ccs_tool

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NAME

ccs_tool - The tool used to make online updates of CCS config files.

 

SYNOPSIS

ccs_tool [OPTION].. <command>

 

DESCRIPTION

ccs_tool is part of the Cluster Configuration System (CCS). It is used to make online updates of CCS config files. Additionally, it can be used to upgrade old style (GFS <= 6.0) CCS archives to the new xml format.

 

OPTIONS

-h
Help. Print out the usage.
-V
Print the version information.

sub-commands have their own options, see below for more detail

 

COMMANDS

update <xml file>
This command is used to update the config file that ccsd is working with while the cluster is operational (i.e. online). Run this on a single machine to update all instances of ccsd across the cluster.

If you are using 'cman' as your cluster manager, you will also need to run cman_tool version -r <new version number> once the update is complete. Failure to do so will result in new nodes (or nodes rejoining after a failure) not being allowed to join the working set due to version number mismatches.

upgrade <location>
This command is used to upgrade an old CCS format archive to the new xml format. <location> is the location of the old archive, which can be either a block device archive or a file archive. The converted configuration will be printed to stdout.

addnode [options] <node> [<fenceoption=value>]...
Adds a new node to the cluster configuration file. Fencing device options are specified as key=value pairs (as many as required) and are entered into the configuration file as is. See the documentation for your fencing agent for more details (eg a powerswitch fence device may need to know which port the node is connected to).
Options:
-v <votes> Number of votes for this node (mandatory)
-n <nodeid> Node id for this node (optional)
-i <interface> Network interface to use for this node. Mandatory if the cluster is using multicast as transport. Forbidden if not.
-m <multicast> Multicast address for cluster. Only allowed on the first node to be added to the file. Subsequent nodes will use either multicast or broadcast depending on the properties of the first node.
-f <fencedevice> Name of fence devcie to use for this node. The fence device section must already have been addded to the file, probably using the addfence command.
-c <file> Config file to use. Defaults to /etc/cluster/cluster.conf
-o <file> Output file. Defaults to the same as -c
-C Don't run "ccs_tool update" after changing file. This will happen by default if the input file is the same as the output file.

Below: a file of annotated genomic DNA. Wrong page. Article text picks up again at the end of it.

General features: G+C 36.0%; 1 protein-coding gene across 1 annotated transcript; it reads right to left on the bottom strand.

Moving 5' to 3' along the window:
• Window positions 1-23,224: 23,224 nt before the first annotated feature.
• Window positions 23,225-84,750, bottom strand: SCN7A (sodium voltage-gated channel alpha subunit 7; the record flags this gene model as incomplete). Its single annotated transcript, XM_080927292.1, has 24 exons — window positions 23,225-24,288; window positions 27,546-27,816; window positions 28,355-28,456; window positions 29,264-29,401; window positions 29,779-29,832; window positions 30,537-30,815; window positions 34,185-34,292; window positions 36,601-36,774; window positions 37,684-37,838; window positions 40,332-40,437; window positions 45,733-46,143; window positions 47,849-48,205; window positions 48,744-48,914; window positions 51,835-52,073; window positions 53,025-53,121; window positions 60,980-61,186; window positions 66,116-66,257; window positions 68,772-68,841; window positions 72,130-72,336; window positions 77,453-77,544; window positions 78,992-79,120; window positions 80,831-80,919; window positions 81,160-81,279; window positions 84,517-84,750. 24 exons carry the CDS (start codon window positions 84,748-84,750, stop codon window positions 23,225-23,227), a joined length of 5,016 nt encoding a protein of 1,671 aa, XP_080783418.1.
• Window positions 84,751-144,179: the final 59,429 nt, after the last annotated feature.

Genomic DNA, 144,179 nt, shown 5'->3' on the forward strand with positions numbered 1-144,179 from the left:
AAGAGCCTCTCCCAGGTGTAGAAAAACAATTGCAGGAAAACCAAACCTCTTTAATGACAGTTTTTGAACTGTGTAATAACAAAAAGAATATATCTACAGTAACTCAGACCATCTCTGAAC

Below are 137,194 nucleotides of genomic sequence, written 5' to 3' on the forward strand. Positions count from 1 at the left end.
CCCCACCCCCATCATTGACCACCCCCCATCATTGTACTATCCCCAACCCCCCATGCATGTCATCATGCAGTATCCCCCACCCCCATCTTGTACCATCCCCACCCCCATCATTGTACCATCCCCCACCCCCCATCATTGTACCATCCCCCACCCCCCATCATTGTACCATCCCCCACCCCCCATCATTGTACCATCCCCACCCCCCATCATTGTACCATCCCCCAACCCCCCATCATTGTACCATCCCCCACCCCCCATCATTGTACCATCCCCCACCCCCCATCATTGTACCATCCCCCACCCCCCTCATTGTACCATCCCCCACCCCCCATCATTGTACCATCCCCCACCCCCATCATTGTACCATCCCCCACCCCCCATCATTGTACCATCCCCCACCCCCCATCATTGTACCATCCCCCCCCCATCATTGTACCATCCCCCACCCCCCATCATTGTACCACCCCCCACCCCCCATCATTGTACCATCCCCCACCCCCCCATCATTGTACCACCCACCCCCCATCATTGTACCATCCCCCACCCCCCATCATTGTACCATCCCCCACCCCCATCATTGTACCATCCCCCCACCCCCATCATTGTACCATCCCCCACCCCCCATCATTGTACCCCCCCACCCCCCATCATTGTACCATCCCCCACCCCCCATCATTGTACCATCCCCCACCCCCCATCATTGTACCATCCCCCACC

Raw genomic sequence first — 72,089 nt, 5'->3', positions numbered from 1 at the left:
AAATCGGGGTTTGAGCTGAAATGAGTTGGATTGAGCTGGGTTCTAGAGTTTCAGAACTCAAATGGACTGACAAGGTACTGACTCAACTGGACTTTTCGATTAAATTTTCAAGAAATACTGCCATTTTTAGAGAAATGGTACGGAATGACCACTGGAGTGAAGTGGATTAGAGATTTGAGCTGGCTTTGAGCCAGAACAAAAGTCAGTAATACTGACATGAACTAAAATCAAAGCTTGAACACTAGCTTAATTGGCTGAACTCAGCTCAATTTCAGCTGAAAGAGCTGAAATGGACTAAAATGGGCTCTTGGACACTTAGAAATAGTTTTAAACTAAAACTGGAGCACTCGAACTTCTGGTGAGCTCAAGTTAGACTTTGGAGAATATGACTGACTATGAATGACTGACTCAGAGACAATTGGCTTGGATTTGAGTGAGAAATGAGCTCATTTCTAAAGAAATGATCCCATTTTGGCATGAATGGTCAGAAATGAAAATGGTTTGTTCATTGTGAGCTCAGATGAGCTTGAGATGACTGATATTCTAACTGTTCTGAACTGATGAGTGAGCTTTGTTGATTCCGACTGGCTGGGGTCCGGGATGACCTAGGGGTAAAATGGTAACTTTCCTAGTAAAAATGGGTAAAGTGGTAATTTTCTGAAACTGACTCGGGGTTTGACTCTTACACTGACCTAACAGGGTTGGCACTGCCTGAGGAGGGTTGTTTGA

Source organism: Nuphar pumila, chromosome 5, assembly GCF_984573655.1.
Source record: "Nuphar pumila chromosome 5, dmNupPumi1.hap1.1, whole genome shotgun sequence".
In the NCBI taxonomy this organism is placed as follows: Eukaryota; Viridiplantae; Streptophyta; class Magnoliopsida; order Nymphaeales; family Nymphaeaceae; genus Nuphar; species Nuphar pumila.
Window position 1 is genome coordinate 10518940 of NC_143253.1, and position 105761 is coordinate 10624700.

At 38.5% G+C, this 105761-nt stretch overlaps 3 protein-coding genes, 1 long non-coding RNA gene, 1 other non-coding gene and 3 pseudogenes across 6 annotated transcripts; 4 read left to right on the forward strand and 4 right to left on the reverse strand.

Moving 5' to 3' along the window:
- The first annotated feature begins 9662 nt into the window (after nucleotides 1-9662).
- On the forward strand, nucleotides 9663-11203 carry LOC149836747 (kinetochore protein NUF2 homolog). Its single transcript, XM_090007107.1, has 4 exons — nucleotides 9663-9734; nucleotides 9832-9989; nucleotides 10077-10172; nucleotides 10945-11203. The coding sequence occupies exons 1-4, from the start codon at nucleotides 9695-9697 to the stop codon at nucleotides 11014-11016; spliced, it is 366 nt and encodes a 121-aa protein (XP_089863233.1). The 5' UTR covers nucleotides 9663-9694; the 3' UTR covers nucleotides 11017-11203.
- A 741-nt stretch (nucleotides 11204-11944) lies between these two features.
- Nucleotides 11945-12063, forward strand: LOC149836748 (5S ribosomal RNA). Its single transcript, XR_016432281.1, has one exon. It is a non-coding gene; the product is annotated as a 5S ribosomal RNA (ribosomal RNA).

-F Force a "ccs_tool update" even if the input and output files are different.

delnode [options] <node>
Delete a node from the cluster configuration file. Note: there is no "edit" command so to change the properties of a node you must delete it and add it back in with the new properties.
Options:
-c <file> Config file to use. Defaults to /etc/cluster/cluster.conf
-o <file> Output file. Defaults to the same as -c
-C Don't run "ccs_tool update" after changing file. This will happen by default if the input file is the same as the output file.
-F Force a "ccs_tool update" even if the input and output files are different.

addfence [options] <name> <agent> [<option>=<value>]...
Adds a new fence device section to the cluster configuration file. <agent> is the name of the fence agent that controls the device. the options following are entered as key-value pairs. See the fence agent documentation for details about these. eg: you may need to enter the IP address and username/password for a powerswitch fencing device.
Options:
-c <file> Config file to use. Defaults to /etc/cluster/cluster.conf
-o <file> Output file. Defaults to the same as -c
-C Don't run "ccs_tool update" after changing file. This will happen by default if the input file is the same as the output file.
-F Force a "ccs_tool update" even if the input and output files are different.

delfence [options] <node>
Deletes a fencing device from the cluster configuration file. delfence will allow you to remove a fence device that is in use by nodes. This is to allow changes to be made, but be aware that it may produce an invalid configuration file if you don't add it back in again.
Options:
-c <file> Config file to use. Defaults to /etc/cluster/cluster.conf
-o <file> Output file. Defaults to the same as -c
-C Don't run "ccs_tool update" after changing file. This will happen by default if the input file is the same as the output file.
-F Force a "ccs_tool update" even if the input and output files are different.

lsnode [options]
List the nodes in the configuration file. This is (hopefully obviously) not necessarily the same as the nodes currently in the cluster, but it should be a superset.
Options:
-v Verbose. Lists all the properties of the node, and the node-specific properties of the fence device too.
-c <file> Config file to use. Defaults to /etc/cluster/cluster.conf

lsfence [options]
List all the fence devices in the cluster configuration file.
Options:
-v Verbose. Lists all the properties of the fence device rather than just the names and agents.
-c <file> Config file to use. Defaults to /etc/cluster/cluster.conf

create [options] <clustername>
Create a new, skeleton, configuration file. Note that "create" on its own will not create a valid configuration file. Fence agents and nodes will need to be added to it before handing it over to ccsd. The new configuration file will have a version number of 1. Subsequent addnode/delnode/addfence/delfence operations will increment the version number by 1 each time.
Options:

-c <file> Config file to create. Defaults to /etc/cluster/cluster.conf

 

SEE ALSO

ccs(7), ccsd(8), cluster.conf(5)


 

Index

NAME
SYNOPSIS
DESCRIPTION
OPTIONS
COMMANDS
SEE ALSO

linux.jgfs.net manual pages